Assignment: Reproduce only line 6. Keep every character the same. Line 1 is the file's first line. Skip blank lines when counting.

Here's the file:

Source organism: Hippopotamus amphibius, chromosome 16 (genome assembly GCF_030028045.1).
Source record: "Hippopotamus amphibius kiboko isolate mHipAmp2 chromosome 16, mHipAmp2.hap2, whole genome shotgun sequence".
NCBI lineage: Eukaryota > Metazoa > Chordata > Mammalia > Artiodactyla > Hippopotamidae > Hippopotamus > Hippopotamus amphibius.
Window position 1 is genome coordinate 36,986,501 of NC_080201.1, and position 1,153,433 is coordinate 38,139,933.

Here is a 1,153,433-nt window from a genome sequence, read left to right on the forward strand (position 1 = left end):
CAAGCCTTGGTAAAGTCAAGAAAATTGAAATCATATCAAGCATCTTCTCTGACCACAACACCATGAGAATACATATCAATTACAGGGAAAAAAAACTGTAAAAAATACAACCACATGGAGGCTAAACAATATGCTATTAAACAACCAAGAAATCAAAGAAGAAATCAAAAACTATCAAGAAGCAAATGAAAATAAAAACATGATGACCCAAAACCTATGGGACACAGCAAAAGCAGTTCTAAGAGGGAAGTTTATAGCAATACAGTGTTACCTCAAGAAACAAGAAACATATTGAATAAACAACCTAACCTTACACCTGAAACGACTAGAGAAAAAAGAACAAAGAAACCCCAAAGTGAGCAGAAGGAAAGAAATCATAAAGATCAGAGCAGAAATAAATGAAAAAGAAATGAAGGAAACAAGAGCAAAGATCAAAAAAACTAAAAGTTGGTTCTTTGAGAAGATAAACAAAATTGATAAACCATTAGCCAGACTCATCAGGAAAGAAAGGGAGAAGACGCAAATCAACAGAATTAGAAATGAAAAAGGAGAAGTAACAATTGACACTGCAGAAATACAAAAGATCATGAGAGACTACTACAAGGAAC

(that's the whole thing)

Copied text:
CAAGCCTTGGTAAAGTCAAGAAAATTGAAATCATATCAAGCATCTTCTCTGACCACAACACCATGAGAATACATATCAATTACAGGGAAAAAAAACTGTAAAAAATACAACCACATGGAGGCTAAACAATATGCTATTAAACAACCAAGAAATCAAAGAAGAAATCAAAAACTATCAAGAAGCAAATGAAAATAAAAACATGATGACCCAAAACCTATGGGACACAGCAAAAGCAGTTCTAAGAGGGAAGTTTATAGCAATACAGTGTTACCTCAAGAAACAAGAAACATATTGAATAAACAACCTAACCTTACACCTGAAACGACTAGAGAAAAAAGAACAAAGAAACCCCAAAGTGAGCAGAAGGAAAGAAATCATAAAGATCAGAGCAGAAATAAATGAAAAAGAAATGAAGGAAACAAGAGCAAAGATCAAAAAAACTAAAAGTTGGTTCTTTGAGAAGATAAACAAAATTGATAAACCATTAGCCAGACTCATCAGGAAAGAAAGGGAGAAGACGCAAATCAACAGAATTAGAAATGAAAAAGGAGAAGTAACAATTGACACTGCAGAAATACAAAAGATCATGAGAGACTACTACAAGGAAC